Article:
By Marianne Chua
Fujifilm offers a range of mirrorless APS-C cameras and deciding which is right for you can sometimes be difficult. In this article, I compare the FUJIFILM X-T2 and the X-Pro2 for what I know and love… wedding photography.
The main thing to be aware of is that the internal sensors in the X-T2 and X-Pro2 are identical, so you will get the same quality and colour image output. The cameras mostly differ in terms of the hardware a.k.a the external shell. I am going to assume a lot of people will have arrived here with some knowledge of the technical specs, so I’ll aim for a review of how the two cameras differ in experience. The X-Pro2 reminds me of a classic rangefinder camera, whereas the X-T2 resembles an old 35mm SLR. As a wedding photographer, both cameras offer the advantages of being discreet, compact, quiet and stylish (prepare for wedding guests to ask you whether you’re shooting film!), so the decision of which to buy really comes down to personal preference.
Starting with the X-Pro 2: The Viewfinders
Personally, I started with the X-Pro2 because when I first decided to switch to Fujifilm for my professional photography work, the X-T2 was not available, and I knew the X-Pro2 was more advanced than the X-T1. Initially I loved how clean and minimalist it felt to handle, the joystick is a real… joy to use (sorry couldn’t help it!), to the point where, when I recently tried a non-joystick body, I was blown away by how reliant I had become on the Fujifilm AF joystick, and I still now can’t believe other photographers can put up with a keypad style function!
A key difference between the two models is the position and technology of the viewfinder. The X-T2 viewfinder sits centrally and is electronic only, whereas the X-Pro2 viewfinder sits to the left and offers both an optical and electronic viewfinder. However for me, the optical viewfinder wasn’t something I was willing to put the time in to get used to, so I ended up resting on shooting solely with the electronic viewfinder. The OVF in the X-Pro2 has the advantage of showing you what’s coming into the frame from your peripherals, so it’s pretty ideal for street style photographers or those who catch a lot of action. The price you pay is getting used to the parallax correction, which might be easier for some more than others, and I think, if I wasn’t shooting in such a constantly fast paced environment, I’d have been OK with it, but generally I am the type of shooter where I want my equipment to minimise the effort my brain needs to make when taking a shot. I want to conserve my attention and focus on what’s outside of the camera, and for me a camera is the tool which helps me execute the shot as reliably and smoothly as possible! So, I think the ease of using the OVF is something you have to try for yourself to know, I have plenty of friends who shoot with it and absolutely love it.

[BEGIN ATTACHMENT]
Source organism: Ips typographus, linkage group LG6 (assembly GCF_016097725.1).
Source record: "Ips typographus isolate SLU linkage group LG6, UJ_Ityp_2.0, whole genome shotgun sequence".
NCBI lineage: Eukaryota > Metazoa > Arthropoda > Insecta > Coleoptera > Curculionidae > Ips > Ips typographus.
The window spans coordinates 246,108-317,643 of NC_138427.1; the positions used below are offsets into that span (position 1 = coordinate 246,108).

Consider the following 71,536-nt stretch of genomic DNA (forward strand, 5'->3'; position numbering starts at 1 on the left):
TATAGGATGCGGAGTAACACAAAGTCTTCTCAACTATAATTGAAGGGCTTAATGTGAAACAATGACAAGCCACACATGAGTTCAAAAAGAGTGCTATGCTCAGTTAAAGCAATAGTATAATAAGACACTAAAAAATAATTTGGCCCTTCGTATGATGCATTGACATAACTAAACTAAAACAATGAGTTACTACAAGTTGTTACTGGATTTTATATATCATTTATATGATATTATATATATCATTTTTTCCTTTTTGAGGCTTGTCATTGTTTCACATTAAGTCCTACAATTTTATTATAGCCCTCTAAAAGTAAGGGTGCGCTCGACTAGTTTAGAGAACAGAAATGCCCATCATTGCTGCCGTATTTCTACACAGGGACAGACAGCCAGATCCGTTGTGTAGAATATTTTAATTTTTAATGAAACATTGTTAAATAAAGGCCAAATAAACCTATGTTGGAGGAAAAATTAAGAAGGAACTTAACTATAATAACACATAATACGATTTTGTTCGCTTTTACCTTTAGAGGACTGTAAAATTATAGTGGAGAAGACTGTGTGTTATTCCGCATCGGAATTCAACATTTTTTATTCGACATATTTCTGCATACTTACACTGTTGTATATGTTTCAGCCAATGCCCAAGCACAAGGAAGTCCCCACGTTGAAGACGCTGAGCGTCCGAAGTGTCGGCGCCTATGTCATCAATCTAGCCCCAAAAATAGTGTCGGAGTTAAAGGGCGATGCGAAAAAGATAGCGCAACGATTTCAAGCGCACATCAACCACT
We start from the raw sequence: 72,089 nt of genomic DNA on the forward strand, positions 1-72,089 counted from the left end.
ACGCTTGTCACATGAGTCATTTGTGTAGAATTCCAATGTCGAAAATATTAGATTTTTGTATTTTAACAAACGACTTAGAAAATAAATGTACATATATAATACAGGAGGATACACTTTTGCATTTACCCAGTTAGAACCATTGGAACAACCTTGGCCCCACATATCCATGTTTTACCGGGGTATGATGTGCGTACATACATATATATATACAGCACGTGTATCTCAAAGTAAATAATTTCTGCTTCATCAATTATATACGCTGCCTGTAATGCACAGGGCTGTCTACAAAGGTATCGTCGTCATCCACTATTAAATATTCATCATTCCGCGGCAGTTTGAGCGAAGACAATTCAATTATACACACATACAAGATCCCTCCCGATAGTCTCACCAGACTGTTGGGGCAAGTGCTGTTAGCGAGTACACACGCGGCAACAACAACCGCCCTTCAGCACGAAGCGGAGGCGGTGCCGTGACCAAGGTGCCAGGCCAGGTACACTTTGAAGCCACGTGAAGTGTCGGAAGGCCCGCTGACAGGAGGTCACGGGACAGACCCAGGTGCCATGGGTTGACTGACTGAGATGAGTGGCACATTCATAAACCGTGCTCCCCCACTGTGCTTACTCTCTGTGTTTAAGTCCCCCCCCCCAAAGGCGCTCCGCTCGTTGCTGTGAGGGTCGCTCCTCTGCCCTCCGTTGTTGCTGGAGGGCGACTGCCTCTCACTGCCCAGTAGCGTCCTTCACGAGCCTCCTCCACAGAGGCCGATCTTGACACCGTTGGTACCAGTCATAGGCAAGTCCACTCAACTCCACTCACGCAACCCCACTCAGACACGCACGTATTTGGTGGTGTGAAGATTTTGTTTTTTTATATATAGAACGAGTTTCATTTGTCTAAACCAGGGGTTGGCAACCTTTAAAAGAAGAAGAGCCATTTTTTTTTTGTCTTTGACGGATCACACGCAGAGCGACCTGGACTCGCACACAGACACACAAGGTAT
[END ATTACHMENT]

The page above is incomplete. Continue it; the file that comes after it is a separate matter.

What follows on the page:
Discovering the X-T2: The Flip Screen
Alongside me not maximising the OVF, the other factors that tipped me into trying an X-T2 were firstly, the rear flip screen, and secondly the top command dials. I had never shot a camera with any system featuring a flip screen before, and up until the X-T2 I had been playing at guesswork constantly. I’d seen a friend shooting with an X-T2 flip screen and I decided it was crucial for me, as someone who is constantly composing wedding photos from weird angles and small crevices! The flip screen on the X-T2 folds out both horizontally and vertically, and I use it at every single wedding at some point or I don’t think I could ever buy a non-flip screen camera again!
Loving the X-T2: The Dials